Den­ver not used to drama of late games

But team prac­tices dif­fer­ent sce­nar­ios dur­ing prac­tice.

Austin American-Statesman - - C SPORTS - By Ed­die Pells

EN­GLE­WOOD, COLO. — Last year, the Den­ver Broncos had plenty of prac­tice — fall be­hind, stay close, go into hurry-up mode late and find some way to pull out a game with hardly any time left.

This year, about the only thing the Broncos are per­fect­ing late in games is how to line up in vic­tory for­ma­tion.

With a game against the Chiefs (2-13) coming up Sun­day, odds are against the Broncos (13-2) fi­nally get­ting a dose of late-game drama. That means they could very well go into the post­sea­son with­out hav­ing once en­dured the stress of need­ing the make-or­break score in 2012.

Not even Pey­ton Man­ning, who loves to re­hearse ev­ery sit­u­a­tion and ev­ery sce­nario as many times as pos­si­ble with his new team, can give the Broncos the re­al­time prac­tice they need in that de­part­ment.

“You can’t do any­thing about chang­ing the out­come of the game,” Man­ning said. “You try to sim­u­late game-like sce­nar­ios in prac­tice. It’s not quite the same as a game, so that’s some­thing coach Fox and the staff have tried to do all sea­son long.”

Through 15 games, the Broncos haven’t faced a sin­gle one that has come down to the wire. Two of their three losses came by less than a touch­down, but in the 27-21 loss to At­lanta, they didn’t have the ball at the end, and in the 31-25 loss to Hous­ton, they got it back with 20 sec­onds and no time­outs at their 14-yard line — only time for a com­ple­tion, a spike, des­per­a­tion play.

Mean­while, the Broncos’ 10-game win­ning streak has come by an av­er­age mar­gin of 14 points. They’ve won three of those games by eight and an­other by seven — close enough to give the de­fense prac­tice at some ver­sion of the pre­vent and the of­fense work on the run-heavy, clock-killing “four-minute drill.”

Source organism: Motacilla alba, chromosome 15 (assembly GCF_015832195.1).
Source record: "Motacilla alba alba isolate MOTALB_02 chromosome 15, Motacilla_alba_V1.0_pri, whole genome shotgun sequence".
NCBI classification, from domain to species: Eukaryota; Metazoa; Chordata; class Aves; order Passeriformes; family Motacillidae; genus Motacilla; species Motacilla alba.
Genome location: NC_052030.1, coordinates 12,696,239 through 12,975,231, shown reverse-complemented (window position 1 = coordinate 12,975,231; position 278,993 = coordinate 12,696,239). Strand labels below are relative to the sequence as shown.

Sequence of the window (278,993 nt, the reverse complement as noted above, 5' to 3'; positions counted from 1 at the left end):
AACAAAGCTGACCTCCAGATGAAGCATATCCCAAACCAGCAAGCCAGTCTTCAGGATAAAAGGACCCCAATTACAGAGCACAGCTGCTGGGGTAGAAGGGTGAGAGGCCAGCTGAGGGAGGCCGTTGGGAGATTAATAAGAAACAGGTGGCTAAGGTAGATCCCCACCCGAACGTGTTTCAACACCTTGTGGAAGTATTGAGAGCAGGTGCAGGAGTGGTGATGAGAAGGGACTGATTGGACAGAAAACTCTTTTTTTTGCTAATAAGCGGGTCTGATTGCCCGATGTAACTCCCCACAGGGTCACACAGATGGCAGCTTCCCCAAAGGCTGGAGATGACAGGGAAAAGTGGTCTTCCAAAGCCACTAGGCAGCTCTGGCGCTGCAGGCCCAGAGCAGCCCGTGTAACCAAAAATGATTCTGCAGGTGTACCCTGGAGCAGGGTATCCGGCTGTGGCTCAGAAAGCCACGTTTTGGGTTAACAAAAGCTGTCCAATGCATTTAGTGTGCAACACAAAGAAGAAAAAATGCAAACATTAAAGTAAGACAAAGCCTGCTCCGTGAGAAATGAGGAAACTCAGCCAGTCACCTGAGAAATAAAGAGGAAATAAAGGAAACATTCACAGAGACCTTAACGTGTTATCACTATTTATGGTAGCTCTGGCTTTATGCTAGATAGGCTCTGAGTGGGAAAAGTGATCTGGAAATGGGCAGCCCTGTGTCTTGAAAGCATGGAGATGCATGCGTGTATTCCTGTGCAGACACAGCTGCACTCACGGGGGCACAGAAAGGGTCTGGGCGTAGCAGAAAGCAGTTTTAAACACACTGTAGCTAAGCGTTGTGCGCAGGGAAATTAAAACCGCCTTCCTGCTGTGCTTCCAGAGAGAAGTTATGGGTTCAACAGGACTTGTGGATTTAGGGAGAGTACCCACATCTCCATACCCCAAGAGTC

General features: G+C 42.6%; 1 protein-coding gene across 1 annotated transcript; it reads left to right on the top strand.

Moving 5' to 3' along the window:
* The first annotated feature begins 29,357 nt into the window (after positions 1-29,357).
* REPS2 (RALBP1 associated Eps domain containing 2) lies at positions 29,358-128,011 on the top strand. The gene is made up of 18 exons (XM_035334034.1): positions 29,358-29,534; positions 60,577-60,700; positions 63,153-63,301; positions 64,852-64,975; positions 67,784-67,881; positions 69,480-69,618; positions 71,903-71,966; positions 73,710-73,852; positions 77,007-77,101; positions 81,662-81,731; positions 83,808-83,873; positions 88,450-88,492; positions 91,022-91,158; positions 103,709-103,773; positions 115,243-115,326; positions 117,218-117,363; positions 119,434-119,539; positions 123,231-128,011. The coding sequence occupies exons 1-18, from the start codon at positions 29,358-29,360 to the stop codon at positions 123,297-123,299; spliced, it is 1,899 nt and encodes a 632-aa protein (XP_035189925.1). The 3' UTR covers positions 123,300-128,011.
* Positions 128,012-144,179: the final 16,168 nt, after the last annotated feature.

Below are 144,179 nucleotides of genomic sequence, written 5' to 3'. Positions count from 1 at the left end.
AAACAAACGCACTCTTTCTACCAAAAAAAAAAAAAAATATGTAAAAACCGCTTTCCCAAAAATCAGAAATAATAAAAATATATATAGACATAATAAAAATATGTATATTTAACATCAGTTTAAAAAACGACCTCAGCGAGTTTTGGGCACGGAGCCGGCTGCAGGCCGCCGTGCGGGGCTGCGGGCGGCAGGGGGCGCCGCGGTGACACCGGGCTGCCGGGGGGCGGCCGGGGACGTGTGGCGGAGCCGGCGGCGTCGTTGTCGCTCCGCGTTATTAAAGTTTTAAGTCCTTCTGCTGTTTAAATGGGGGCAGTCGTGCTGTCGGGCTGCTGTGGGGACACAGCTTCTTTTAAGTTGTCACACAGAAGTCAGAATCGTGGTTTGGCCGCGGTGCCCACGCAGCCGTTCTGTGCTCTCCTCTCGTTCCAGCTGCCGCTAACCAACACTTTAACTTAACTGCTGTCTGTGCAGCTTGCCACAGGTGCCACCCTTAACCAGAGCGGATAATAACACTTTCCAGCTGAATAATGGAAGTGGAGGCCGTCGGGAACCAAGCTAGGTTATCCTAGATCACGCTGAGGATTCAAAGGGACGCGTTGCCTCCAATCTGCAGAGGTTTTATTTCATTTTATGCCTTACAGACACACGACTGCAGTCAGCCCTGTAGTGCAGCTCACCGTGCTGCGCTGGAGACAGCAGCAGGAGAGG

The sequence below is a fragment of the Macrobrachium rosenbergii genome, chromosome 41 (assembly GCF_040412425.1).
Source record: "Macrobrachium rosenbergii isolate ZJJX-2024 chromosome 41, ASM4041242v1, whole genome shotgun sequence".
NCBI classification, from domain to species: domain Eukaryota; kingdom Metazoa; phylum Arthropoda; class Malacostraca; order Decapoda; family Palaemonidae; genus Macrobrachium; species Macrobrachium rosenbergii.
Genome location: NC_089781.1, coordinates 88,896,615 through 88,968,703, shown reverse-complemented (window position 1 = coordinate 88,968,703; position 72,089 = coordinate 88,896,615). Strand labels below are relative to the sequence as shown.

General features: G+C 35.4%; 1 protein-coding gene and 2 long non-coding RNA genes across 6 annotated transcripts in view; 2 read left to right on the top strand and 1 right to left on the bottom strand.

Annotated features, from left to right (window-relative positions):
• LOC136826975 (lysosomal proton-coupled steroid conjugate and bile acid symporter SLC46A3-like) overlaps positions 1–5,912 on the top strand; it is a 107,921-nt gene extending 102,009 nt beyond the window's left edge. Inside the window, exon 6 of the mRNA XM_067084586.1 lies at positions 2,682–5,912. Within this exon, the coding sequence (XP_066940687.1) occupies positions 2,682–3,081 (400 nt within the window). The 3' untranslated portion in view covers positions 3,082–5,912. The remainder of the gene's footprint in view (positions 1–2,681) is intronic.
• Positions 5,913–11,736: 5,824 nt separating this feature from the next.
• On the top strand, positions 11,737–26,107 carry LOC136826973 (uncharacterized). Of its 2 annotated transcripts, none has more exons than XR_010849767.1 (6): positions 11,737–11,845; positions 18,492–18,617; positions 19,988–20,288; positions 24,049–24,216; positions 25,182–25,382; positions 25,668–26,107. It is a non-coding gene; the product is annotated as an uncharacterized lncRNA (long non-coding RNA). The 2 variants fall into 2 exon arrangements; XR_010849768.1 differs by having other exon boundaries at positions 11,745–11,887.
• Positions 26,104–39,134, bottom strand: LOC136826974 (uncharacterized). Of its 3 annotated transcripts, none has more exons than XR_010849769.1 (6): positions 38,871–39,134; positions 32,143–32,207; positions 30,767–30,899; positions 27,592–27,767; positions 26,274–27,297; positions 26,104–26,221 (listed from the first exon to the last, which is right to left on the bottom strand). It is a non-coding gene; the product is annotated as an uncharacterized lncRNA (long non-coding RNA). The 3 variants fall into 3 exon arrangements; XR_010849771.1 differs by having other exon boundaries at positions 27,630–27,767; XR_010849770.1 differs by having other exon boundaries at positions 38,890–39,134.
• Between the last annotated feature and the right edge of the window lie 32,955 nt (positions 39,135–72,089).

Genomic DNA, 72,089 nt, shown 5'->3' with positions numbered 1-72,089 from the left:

But when it comes to that des­per­a­tion drive with the clock run­ning out, the kind per­fected in this city by John El­way in the 1980s and 90s — nada.

Prac­tice sit­u­a­tions, says of­fen­sive co­or­di­na­tor Mike McCoy, can take a team only so far.

“The most im­por­tant thing as a coach is to pre­pare your play­ers for that,” he said. “We talk about si­t­u­a­tional foot­ball ev­ery day. If this sit­u­a­tion comes up, what would we do? On the week­ends af­ter you see cer­tain games, as a staff you talk about cer­tain sit­u­a­tions in other games and then you try to re­lay that mes­sage to the play­ers.”

Last sea­son, the Broncos had no short­age of real-life, late-game stress sit­u­a­tions. With Tim Te­bow at quar­ter­back, they got the win­ning score in six games in the last two min­utes of reg­u­la­tion or over­time.

This sea­son, Man­ning has, in fact, en­gi­neered three game-win­ning drives in the fourth quar­ter to bring his ca­reer to­tal to 48, the most in the NFL since the 1970 merger. But none of th­ese has been a nail-biter.

Eric Decker, who has been in Den­ver for Te­bow and Man­ning, said ev­ery prac­tice this year in­cludes two-minute drills and lots of sce­nar­ios “just to make sure we have things planned be­fore we get into it.”

“But we have a lot of guys in this locker room who were here last year,” Decker said.

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